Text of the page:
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SPECIES:  Echinochloa crus-galli
Barnyardgrass. Image by Steve Dewey, Utah State University, Bugwood.org.

Introductory

SPECIES: Echinochloa crus-galli
AUTHORSHIP AND CITATION: Esser, Lora L. 1994. Echinochloa crus-galli. In: Fire Effects Information System, [Online]. U.S. Department of Agriculture, Forest Service, Rocky Mountain Research Station, Fire Sciences Laboratory (Producer). Available: https://www.fs.fed.us/database/feis/plants/graminoid/echcru/all.html []. Revisions: On 2 October 2018, the common name of this species was changed in FEIS from: barnyard grass to: barnyardgrass. Images were also added.
ABBREVIATION: ECHCRU SYNONYMS: NO-ENTRY NRCS PLANT CODE: ECCR COMMON NAMES: barnyardgrass common barnyard grass TAXONOMY: The scientific name of barnyardgrass is Echinochloa crus-galli (L.) Beauv. (Poaceae) [16,19,45,80]. LIFE FORM: Graminoid FEDERAL LEGAL STATUS: No special status OTHER STATUS: NO-ENTRY


DISTRIBUTION AND OCCURRENCE

SPECIES: Echinochloa crus-galli
GENERAL DISTRIBUTION: Barnyardgrass is a weed of Eurasian origin that occurs throughout the continental United States. It is also found in southern Canada from British Columbia east to Nova Scotia [19,27,39,57,63].
Distribution of barnyardgrass in the United States. Map courtesy of USDA, NRCS. 2018. The PLANTS Database. National Plant Data Team, Greensboro, NC. [2018, October 2] [72].
ECOSYSTEMS: 
   FRES15  Oak - hickory
   FRES17  Elm - ash - cottonwood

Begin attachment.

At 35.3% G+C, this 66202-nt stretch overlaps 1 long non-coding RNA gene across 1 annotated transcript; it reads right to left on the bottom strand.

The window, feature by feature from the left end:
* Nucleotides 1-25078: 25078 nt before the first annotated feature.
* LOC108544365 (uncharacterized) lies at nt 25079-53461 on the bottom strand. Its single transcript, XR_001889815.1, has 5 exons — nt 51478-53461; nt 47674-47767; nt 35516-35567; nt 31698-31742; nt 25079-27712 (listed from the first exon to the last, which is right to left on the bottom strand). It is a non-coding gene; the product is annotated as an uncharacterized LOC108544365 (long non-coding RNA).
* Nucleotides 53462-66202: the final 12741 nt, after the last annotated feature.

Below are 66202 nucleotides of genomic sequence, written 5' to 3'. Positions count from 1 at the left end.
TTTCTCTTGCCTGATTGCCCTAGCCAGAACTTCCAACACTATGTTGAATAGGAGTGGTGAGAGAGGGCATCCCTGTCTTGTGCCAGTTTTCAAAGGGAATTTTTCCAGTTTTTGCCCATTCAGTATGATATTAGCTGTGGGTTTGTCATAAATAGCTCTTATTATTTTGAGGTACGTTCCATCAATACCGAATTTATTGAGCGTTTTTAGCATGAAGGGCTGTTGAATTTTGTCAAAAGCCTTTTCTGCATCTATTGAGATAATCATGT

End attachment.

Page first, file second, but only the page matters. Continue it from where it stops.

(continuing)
FRES18  Maple - beech - birch
   FRES28  Western hardwoods
   FRES31  Shinnery
   FRES38  Plains grasslands
   FRES39  Prairie
   FRES41  Wet grasslands
   FRES42  Annual grasslands


STATES: 
     AZ  AR  CA  CO  CT  FL  GA  HI  ID  IL
     IN  IA  KS  KY  LA  ME  MD  MA  MI  MN
     MS  MO  MT  NE  NV  NH  NJ  NM  NY  NC
     ND  OH  OK  OR  PA  SC  SD  TN  TX  UT
     VT  VA  WA  WV  WI  WY  DC  AB  BC  MB
     NB  NS  ON  PQ  SK  MEXICO



BLM PHYSIOGRAPHIC REGIONS: 
    3  Southern Pacific Border
    5  Columbia Plateau
    6  Upper Basin and Range
    8  Northern Rocky Mountains
   10  Wyoming Basin
   12  Colorado Plateau
   13  Rocky Mountain Piedmont
   14  Great Plains
   16  Upper Missouri Basin and Broken Lands


KUCHLER PLANT ASSOCIATIONS: 
   K048  California steppe


SAF COVER TYPES: 
    20  White pine - northern red oak - red maple
    22  White pine - hemlock
    23  Eastern hemlock
    28  Black cherry - maple
    39  Black ash - American elm - red maple
    52  White oak - black oak - northern red oak
    53  White oak
    55  Northern red oak
    57  Yellow-poplar
    58  Yellow-poplar - eastern hemlock
    59  Yellow-poplar - white oak - northern red oak
    63  Cottonwood
    67  Mohrs (shin) oak
   110  Black oak
   217  Aspen
   235  Cottonwood - willow


HABITAT TYPES AND PLANT COMMUNITIES: 
In the Sacramento Valley of California, barnyardgrass occurs in wetland
communities with swamp grass (Crypsis schoenoides) and bearded
sprangletop (Leptochloa fascicularis) [47].

Barnyardgrass is found in the southern High Plains region of northern
Texas and southern New Mexico.  In this region, it is codominant with
red sprangletop (L. filiformis) in wet meadow and prairie communities
and is also found in shinnery communities [4,5].

Barnyardgrass occurs in temporarily flooded palustrine wetlands of the
northern prairie and plains communities [26,83].  

In eastern Colorado and western Kansas, barnyardgrass occurs in the